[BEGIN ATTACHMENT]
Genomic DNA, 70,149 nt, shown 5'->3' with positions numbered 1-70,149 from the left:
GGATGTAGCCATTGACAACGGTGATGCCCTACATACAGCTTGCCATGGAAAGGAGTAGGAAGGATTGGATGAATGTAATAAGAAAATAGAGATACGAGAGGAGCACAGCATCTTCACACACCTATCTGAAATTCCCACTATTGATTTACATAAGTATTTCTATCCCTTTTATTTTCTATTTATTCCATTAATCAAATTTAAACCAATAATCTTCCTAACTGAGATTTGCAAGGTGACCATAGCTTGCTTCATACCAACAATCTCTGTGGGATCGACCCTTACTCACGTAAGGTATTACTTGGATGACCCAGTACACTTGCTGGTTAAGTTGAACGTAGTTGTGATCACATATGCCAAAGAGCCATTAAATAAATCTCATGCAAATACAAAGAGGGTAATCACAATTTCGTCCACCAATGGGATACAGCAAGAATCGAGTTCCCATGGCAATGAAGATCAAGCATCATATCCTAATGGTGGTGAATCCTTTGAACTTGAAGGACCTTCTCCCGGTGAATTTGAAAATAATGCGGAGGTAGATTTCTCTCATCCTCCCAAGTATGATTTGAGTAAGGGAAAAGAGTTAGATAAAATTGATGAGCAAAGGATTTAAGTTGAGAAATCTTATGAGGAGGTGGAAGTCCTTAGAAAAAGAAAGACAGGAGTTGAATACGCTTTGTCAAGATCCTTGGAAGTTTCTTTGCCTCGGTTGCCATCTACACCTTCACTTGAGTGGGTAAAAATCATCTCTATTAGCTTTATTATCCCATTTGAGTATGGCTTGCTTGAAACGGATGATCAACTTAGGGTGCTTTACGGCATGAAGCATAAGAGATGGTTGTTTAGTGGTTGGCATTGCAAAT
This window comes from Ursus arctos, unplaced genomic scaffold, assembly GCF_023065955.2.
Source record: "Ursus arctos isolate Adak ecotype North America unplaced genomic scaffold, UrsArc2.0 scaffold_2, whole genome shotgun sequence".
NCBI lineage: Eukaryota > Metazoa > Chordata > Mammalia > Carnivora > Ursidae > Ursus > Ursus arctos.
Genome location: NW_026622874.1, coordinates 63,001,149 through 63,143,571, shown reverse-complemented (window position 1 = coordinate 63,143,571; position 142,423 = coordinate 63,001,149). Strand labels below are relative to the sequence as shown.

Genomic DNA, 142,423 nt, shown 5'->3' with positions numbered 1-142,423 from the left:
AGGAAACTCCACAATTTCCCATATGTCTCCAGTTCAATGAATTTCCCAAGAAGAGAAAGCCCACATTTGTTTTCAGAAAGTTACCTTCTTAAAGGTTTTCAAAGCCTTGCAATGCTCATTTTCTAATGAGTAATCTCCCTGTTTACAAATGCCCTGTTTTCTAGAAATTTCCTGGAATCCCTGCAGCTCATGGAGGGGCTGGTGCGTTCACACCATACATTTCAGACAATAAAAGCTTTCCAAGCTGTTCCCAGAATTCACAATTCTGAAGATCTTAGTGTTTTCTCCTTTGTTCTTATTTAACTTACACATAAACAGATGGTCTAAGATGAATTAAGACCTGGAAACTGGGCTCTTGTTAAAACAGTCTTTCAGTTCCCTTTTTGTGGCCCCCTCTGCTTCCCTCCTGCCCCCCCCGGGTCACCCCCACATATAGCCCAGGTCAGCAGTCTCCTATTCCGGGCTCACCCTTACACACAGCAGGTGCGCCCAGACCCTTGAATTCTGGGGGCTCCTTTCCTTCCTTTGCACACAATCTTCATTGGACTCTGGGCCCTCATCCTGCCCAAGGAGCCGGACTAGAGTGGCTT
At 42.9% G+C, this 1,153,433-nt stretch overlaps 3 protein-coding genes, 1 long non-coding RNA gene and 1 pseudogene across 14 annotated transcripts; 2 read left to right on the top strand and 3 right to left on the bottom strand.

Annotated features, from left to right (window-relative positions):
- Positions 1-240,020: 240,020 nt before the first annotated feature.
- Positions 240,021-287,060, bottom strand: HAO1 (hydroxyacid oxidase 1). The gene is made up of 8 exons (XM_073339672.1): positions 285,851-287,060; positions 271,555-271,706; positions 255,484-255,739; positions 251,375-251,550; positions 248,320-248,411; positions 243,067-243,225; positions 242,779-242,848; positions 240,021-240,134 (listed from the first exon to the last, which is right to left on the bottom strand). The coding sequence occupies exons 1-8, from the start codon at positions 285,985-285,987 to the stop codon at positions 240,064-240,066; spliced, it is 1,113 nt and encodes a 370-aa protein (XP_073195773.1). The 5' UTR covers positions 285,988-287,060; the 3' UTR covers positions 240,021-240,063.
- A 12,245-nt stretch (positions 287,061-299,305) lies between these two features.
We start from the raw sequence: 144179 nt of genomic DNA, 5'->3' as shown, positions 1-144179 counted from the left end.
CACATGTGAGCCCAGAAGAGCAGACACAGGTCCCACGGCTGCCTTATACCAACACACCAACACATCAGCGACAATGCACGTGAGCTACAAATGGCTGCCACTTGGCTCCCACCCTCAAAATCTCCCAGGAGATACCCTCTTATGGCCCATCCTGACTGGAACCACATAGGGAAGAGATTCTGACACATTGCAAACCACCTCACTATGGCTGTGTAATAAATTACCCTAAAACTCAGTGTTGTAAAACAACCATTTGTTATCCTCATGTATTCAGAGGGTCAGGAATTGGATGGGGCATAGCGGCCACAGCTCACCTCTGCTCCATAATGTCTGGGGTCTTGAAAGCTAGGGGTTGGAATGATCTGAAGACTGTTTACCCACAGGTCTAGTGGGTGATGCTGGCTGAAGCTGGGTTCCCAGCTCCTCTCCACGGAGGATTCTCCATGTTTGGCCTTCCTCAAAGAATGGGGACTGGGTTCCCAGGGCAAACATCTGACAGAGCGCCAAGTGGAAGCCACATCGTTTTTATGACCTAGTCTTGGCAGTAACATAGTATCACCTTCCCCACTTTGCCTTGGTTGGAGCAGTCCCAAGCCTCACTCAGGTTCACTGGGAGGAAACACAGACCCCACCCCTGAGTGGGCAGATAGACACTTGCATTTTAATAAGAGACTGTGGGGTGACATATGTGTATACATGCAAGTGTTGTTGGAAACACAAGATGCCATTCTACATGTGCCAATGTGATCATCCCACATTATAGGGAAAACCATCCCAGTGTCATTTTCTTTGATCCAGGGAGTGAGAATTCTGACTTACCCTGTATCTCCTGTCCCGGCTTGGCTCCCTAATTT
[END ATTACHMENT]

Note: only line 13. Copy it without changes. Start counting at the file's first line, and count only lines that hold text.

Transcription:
- A 12,245-nt stretch (positions 287,061-299,305) lies between these two features.